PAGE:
Sunday Times

The Budget Dialogue


● The Sunday Times, in partnershi­p with RMB and Mkokeli Advisory, hosted a dialogue on the budget tabled by Finance Minister Enoch Godongwana. In the discussion, moderated by business news anchor Nastassia Arendse, Godongwana and experts were quizzed on their views on the fiscal picture and the economy broadly. RMB’s chief economist Isaah Mhlanga and Deloitte Africa’s MD for tax Itireleng Kubeka joined the minister on stage, while National Treasury Director-General Duncan Pieterse contribute­d from the floor.

How did they score the budget?

Enoch Godongwana 8/10 Isaah Mhlanga 7/10 Itireleng Kubeka 6.5/10

QUOTES: Godongwana:

● This is not an election budget, don’t bother asking about it. An election budget should have been last year, this budget can’t influence electoral outcome. I have been told by colleagues that the Treasury and I are trying to undermine the ANC’s electoral outcomes. I have spent my whole adult life in the ANC for me to be told I’m underminin­g its electoral outcomes.

● I was talking to Former Finance Minister Trevor Manuel, he says for a Minister of Finance, there is something called ‘luck’. He had luck. Eskom was working and Transnet was working. There was no state capture, so he had sheer luck. When he left debt to GDP was 24% (now approachin­g 75.3%), he was lucky.

● With regard to [gold & foreign exchange contingenc­y reserve account]; Director-General Duncan Pieterse in September ... had no clue about it, now he is the best expert. He’s been working with the best experts globally to ... figure out how this thing works, how to mitigate risk …

● The battle was about spending (forex and gold reserves). The politician­s, including me, were on the side of spending. We are going into an election and politician­s were saying we could put into spending priorities, Duncan and the team drew a line and they defeated us. They make the decisions and I become the spokesman.”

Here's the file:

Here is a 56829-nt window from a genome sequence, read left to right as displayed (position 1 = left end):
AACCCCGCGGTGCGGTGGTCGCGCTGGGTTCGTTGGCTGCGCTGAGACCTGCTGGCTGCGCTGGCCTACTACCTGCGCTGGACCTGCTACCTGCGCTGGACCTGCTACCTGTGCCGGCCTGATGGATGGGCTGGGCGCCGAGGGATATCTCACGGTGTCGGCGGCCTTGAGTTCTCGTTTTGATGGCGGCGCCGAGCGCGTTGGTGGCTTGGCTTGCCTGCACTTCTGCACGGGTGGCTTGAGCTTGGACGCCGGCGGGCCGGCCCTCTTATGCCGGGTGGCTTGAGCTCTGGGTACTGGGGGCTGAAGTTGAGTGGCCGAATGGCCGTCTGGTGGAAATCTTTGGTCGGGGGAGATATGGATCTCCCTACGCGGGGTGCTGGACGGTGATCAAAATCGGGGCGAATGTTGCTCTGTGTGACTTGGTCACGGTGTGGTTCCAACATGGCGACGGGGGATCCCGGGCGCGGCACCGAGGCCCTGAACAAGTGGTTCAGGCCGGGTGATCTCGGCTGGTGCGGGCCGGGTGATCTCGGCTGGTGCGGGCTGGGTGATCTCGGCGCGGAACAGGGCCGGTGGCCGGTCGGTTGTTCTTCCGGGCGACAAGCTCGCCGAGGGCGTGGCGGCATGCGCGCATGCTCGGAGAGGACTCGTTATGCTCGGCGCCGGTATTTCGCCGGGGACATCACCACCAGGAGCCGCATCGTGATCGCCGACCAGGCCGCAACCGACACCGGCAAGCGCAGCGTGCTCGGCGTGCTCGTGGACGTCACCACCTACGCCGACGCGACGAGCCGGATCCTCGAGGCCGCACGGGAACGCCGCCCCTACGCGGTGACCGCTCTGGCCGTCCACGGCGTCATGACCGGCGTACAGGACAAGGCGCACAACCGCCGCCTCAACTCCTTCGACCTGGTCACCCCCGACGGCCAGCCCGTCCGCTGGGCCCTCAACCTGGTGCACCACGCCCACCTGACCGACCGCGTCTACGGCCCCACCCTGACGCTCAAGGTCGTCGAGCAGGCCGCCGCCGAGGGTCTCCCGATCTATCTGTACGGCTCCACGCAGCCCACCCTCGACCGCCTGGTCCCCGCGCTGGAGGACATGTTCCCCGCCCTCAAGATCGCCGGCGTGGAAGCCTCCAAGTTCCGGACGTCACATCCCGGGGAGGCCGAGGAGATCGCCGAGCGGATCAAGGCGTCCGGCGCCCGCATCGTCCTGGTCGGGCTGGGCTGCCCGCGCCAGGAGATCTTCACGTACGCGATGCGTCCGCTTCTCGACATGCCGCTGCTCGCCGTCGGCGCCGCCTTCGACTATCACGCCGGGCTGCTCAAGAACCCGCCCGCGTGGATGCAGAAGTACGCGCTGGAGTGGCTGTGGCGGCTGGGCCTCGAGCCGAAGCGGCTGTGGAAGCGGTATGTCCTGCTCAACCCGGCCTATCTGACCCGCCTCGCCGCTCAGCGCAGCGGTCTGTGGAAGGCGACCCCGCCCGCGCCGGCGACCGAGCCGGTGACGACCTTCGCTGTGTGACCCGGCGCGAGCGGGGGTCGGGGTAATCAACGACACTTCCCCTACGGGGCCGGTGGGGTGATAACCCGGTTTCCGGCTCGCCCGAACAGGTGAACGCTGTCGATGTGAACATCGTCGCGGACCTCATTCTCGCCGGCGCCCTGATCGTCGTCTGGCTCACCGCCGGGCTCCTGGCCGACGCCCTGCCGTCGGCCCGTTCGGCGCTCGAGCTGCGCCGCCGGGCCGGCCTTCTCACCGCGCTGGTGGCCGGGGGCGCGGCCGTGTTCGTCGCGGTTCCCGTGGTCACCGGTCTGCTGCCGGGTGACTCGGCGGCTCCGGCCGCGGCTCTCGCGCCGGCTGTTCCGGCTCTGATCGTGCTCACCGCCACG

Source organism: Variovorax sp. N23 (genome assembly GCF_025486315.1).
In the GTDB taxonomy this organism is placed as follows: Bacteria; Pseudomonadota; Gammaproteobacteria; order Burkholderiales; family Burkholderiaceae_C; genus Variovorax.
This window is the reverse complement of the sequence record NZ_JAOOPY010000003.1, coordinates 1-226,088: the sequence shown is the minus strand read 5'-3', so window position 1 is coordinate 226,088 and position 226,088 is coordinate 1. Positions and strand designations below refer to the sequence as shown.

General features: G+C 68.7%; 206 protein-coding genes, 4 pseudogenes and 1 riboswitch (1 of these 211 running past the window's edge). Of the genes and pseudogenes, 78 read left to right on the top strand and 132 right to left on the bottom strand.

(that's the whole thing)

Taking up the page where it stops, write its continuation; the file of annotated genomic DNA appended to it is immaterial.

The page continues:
● My little reading of the literature on fiscal consolidat­ion suggests it should be done as far away from the elections as possible. When we come back (after the elections), that's the time to do it, do it faster and by 2026/27, we are closing it (the consolidat­ion).


The surprise was GFECRA … it is quite clear what the Treasury is trying to do. It is trying to reduce debt service costs, which is the right thing to do. The other thing to do would have been to solve the problem of infrastruc­ture but that can’t give immediate results because it takes time, so it’s a sensible thing.


This is one of the most difficult budgets, this is also an election year but I think GFECRA was definitely the surprise. (On the introducti­on of a 15% minimum corporate tax for multinatio­nal companies).

This came from the OECD in trying to help prevent tax base erosion, especially in the lower-income tax jurisdicti­ons where multinatio­nals are transporti­ng their funds into that space.

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